We are aware of the fact that LF and HF powers in schizophrenia are reduced as reported in previous studies.12,25 In the present study we therefore attempted to determine the extent of ANS activity depression with respect to (i) healthy, well-matched control subjects and (ii) the severity of psychiatric disorders as determined by the GAF scale among schizophrenia patients with special reference to daily dosage of antipsychotic drugs.
We found three–fourfold lower ANS activities in the patient group than in the control group, implying that the previously reported threefold-higher mortality rate, including sudden cardiac death, might be, at least in part, associated with severely depressed PNS activity in schizophrenia patients.3 Further evidence would be provided by the significantly higher resting heart rate often seen in diabetics, with some degree of autonomic neuropathy, which in turn causes cardiac parasympathetic withdrawal leading to elevated heart rate.9,21,22,26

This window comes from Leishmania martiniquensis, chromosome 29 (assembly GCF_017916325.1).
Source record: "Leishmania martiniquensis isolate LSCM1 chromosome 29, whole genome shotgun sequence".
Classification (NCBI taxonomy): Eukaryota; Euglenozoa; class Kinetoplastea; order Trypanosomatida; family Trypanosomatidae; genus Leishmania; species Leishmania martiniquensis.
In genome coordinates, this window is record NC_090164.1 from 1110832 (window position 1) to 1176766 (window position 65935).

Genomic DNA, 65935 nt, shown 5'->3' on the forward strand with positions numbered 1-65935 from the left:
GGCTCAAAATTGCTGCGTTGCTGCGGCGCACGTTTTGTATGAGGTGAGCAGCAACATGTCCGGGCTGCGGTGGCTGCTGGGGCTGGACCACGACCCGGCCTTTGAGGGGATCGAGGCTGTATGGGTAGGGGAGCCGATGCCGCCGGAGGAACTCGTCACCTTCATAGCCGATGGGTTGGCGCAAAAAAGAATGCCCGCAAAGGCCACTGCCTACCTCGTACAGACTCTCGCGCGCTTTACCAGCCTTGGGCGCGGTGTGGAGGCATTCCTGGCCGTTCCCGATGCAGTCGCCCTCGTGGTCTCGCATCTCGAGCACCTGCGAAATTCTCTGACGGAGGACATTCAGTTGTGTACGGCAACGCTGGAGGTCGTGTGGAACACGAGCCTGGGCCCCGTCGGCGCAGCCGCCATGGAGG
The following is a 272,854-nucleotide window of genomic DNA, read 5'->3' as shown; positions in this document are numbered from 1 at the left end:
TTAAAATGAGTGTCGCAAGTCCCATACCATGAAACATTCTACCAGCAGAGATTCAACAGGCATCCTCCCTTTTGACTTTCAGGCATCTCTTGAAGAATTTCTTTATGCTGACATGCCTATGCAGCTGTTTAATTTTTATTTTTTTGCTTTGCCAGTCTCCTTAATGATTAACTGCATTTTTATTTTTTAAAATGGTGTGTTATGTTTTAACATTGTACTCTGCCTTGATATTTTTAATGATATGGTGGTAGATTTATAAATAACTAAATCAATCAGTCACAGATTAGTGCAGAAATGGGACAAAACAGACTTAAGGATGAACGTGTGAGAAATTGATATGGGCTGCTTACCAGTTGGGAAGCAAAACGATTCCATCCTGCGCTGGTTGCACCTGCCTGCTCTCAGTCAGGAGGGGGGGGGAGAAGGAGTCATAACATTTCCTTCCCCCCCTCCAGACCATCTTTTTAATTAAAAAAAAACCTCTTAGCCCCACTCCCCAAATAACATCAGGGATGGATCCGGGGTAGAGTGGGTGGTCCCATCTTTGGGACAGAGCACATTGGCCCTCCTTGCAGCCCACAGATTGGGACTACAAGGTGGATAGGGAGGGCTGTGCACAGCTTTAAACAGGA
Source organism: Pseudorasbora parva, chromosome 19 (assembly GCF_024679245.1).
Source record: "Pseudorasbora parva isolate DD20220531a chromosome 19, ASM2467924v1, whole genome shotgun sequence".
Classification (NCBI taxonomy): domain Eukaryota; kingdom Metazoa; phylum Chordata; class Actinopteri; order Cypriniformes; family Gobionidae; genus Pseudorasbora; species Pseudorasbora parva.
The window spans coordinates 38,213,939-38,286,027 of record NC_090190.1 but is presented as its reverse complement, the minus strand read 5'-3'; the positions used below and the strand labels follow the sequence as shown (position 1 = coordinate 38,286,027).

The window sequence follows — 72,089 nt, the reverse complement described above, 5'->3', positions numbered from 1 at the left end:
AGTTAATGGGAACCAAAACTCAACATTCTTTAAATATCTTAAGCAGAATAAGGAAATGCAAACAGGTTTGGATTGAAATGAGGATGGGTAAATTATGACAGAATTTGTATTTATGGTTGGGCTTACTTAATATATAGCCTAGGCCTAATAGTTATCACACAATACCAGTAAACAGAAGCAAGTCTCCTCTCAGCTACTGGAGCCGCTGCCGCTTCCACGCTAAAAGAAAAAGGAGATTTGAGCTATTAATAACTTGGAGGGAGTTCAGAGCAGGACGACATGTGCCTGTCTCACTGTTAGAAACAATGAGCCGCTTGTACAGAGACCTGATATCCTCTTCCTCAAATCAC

In addition, we have re-examined the effect of antipsychotic dosages27–29 and other lipid and cardiovascular complications15,21,26 that may have a large impact upon ANS activity as well as, indirectly, the GAF scores. After eliminating patients with these complications, we then compared the net relationship between ANS activity and low- and high-GAF groups. Intriguingly, we found that the low-GAF group showed significantly lower TP (overall ANS activity) and HF power (PNS activity), despite the fact that the low-GAF group was significantly younger (nearly 10 years difference), with non-significant differences in CPZeq as well as BMI, waist circumference, blood glucose, and lipid profiles.